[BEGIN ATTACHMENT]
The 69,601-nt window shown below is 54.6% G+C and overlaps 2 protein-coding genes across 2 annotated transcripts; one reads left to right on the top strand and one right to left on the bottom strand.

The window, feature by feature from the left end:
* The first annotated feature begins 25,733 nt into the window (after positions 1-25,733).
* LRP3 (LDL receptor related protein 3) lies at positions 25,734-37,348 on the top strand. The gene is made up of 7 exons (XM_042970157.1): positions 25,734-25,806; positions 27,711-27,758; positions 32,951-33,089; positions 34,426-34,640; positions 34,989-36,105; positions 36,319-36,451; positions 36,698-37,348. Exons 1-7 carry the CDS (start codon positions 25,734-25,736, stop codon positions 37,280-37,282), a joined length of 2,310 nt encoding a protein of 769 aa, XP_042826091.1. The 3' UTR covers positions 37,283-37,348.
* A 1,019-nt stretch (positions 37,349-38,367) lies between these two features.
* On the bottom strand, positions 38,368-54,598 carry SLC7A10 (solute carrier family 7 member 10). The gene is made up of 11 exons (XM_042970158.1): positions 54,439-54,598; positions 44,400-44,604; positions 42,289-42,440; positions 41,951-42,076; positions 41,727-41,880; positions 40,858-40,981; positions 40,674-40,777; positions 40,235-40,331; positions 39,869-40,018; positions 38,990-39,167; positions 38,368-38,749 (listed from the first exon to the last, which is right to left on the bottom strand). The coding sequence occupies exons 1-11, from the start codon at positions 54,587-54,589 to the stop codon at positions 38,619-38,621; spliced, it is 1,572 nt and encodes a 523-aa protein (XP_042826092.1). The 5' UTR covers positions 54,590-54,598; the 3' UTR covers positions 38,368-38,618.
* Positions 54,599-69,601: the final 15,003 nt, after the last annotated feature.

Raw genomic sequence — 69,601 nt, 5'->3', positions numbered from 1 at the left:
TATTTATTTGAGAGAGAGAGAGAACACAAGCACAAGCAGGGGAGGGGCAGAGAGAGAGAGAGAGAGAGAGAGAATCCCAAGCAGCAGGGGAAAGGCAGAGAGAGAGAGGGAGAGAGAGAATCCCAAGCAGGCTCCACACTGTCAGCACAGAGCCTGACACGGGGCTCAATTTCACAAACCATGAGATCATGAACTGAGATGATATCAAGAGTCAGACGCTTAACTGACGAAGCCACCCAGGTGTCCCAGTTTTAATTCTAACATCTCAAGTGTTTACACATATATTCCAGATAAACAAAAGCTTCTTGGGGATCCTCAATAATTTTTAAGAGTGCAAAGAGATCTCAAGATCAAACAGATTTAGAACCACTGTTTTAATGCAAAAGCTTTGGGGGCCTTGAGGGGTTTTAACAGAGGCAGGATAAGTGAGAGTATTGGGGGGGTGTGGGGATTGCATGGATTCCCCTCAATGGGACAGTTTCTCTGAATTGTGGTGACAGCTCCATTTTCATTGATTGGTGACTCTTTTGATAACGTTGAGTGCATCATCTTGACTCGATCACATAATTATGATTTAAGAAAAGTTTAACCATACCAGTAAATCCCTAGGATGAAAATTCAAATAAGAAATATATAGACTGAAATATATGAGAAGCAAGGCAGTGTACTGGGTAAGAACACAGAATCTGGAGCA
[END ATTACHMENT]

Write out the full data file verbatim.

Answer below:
The 69,601-nt window shown below is 54.6% G+C and overlaps 2 protein-coding genes across 2 annotated transcripts; one reads left to right on the top strand and one right to left on the bottom strand.

The window, feature by feature from the left end:
* The first annotated feature begins 25,733 nt into the window (after positions 1-25,733).
* LRP3 (LDL receptor related protein 3) lies at positions 25,734-37,348 on the top strand. The gene is made up of 7 exons (XM_042970157.1): positions 25,734-25,806; positions 27,711-27,758; positions 32,951-33,089; positions 34,426-34,640; positions 34,989-36,105; positions 36,319-36,451; positions 36,698-37,348. Exons 1-7 carry the CDS (start codon positions 25,734-25,736, stop codon positions 37,280-37,282), a joined length of 2,310 nt encoding a protein of 769 aa, XP_042826091.1. The 3' UTR covers positions 37,283-37,348.
* A 1,019-nt stretch (positions 37,349-38,367) lies between these two features.
* On the bottom strand, positions 38,368-54,598 carry SLC7A10 (solute carrier family 7 member 10). The gene is made up of 11 exons (XM_042970158.1): positions 54,439-54,598; positions 44,400-44,604; positions 42,289-42,440; positions 41,951-42,076; positions 41,727-41,880; positions 40,858-40,981; positions 40,674-40,777; positions 40,235-40,331; positions 39,869-40,018; positions 38,990-39,167; positions 38,368-38,749 (listed from the first exon to the last, which is right to left on the bottom strand). The coding sequence occupies exons 1-11, from the start codon at positions 54,587-54,589 to the stop codon at positions 38,619-38,621; spliced, it is 1,572 nt and encodes a 523-aa protein (XP_042826092.1). The 5' UTR covers positions 54,590-54,598; the 3' UTR covers positions 38,368-38,618.
* Positions 54,599-69,601: the final 15,003 nt, after the last annotated feature.

Raw genomic sequence — 69,601 nt, 5'->3', positions numbered from 1 at the left:
TATTTATTTGAGAGAGAGAGAGAACACAAGCACAAGCAGGGGAGGGGCAGAGAGAGAGAGAGAGAGAGAGAGAATCCCAAGCAGCAGGGGAAAGGCAGAGAGAGAGAGGGAGAGAGAGAATCCCAAGCAGGCTCCACACTGTCAGCACAGAGCCTGACACGGGGCTCAATTTCACAAACCATGAGATCATGAACTGAGATGATATCAAGAGTCAGACGCTTAACTGACGAAGCCACCCAGGTGTCCCAGTTTTAATTCTAACATCTCAAGTGTTTACACATATATTCCAGATAAACAAAAGCTTCTTGGGGATCCTCAATAATTTTTAAGAGTGCAAAGAGATCTCAAGATCAAACAGATTTAGAACCACTGTTTTAATGCAAAAGCTTTGGGGGCCTTGAGGGGTTTTAACAGAGGCAGGATAAGTGAGAGTATTGGGGGGGTGTGGGGATTGCATGGATTCCCCTCAATGGGACAGTTTCTCTGAATTGTGGTGACAGCTCCATTTTCATTGATTGGTGACTCTTTTGATAACGTTGAGTGCATCATCTTGACTCGATCACATAATTATGATTTAAGAAAAGTTTAACCATACCAGTAAATCCCTAGGATGAAAATTCAAATAAGAAATATATAGACTGAAATATATGAGAAGCAAGGCAGTGTACTGGGTAAGAACACAGAATCTGGAGCA